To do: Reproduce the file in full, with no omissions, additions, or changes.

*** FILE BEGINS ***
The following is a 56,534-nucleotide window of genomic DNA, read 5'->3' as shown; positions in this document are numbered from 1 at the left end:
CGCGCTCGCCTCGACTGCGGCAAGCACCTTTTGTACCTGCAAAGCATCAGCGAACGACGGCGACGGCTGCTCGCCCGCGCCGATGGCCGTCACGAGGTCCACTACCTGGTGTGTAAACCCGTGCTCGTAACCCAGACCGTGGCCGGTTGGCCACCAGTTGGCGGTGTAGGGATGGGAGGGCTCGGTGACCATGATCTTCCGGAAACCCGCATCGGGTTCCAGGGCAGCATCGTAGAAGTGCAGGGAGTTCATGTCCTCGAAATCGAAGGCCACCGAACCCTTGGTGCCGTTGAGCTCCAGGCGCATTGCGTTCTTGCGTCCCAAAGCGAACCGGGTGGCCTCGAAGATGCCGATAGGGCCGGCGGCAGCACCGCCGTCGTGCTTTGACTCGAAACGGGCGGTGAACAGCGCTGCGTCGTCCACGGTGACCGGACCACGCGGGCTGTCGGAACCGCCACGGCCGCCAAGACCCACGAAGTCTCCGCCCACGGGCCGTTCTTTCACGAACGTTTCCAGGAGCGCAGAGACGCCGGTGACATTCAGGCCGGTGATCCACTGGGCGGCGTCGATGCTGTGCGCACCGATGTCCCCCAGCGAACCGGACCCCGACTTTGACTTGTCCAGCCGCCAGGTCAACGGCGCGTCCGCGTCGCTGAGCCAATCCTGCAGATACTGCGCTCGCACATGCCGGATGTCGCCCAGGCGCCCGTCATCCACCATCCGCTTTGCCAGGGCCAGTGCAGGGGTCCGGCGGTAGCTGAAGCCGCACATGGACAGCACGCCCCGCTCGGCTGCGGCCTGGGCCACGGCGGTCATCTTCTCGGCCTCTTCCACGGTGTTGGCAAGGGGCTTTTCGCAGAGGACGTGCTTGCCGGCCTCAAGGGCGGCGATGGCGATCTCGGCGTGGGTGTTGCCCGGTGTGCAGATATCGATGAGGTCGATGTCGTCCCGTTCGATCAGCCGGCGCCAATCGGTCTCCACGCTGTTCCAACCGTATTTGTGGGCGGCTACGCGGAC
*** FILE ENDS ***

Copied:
The following is a 56,534-nucleotide window of genomic DNA, read 5'->3' as shown; positions in this document are numbered from 1 at the left end:
CGCGCTCGCCTCGACTGCGGCAAGCACCTTTTGTACCTGCAAAGCATCAGCGAACGACGGCGACGGCTGCTCGCCCGCGCCGATGGCCGTCACGAGGTCCACTACCTGGTGTGTAAACCCGTGCTCGTAACCCAGACCGTGGCCGGTTGGCCACCAGTTGGCGGTGTAGGGATGGGAGGGCTCGGTGACCATGATCTTCCGGAAACCCGCATCGGGTTCCAGGGCAGCATCGTAGAAGTGCAGGGAGTTCATGTCCTCGAAATCGAAGGCCACCGAACCCTTGGTGCCGTTGAGCTCCAGGCGCATTGCGTTCTTGCGTCCCAAAGCGAACCGGGTGGCCTCGAAGATGCCGATAGGGCCGGCGGCAGCACCGCCGTCGTGCTTTGACTCGAAACGGGCGGTGAACAGCGCTGCGTCGTCCACGGTGACCGGACCACGCGGGCTGTCGGAACCGCCACGGCCGCCAAGACCCACGAAGTCTCCGCCCACGGGCCGTTCTTTCACGAACGTTTCCAGGAGCGCAGAGACGCCGGTGACATTCAGGCCGGTGATCCACTGGGCGGCGTCGATGCTGTGCGCACCGATGTCCCCCAGCGAACCGGACCCCGACTTTGACTTGTCCAGCCGCCAGGTCAACGGCGCGTCCGCGTCGCTGAGCCAATCCTGCAGATACTGCGCTCGCACATGCCGGATGTCGCCCAGGCGCCCGTCATCCACCATCCGCTTTGCCAGGGCCAGTGCAGGGGTCCGGCGGTAGCTGAAGCCGCACATGGACAGCACGCCCCGCTCGGCTGCGGCCTGGGCCACGGCGGTCATCTTCTCGGCCTCTTCCACGGTGTTGGCAAGGGGCTTTTCGCAGAGGACGTGCTTGCCGGCCTCAAGGGCGGCGATGGCGATCTCGGCGTGGGTGTTGCCCGGTGTGCAGATATCGATGAGGTCGATGTCGTCCCGTTCGATCAGCCGGCGCCAATCGGTCTCCACGCTGTTCCAACCGTATTTGTGGGCGGCTACGCGGAC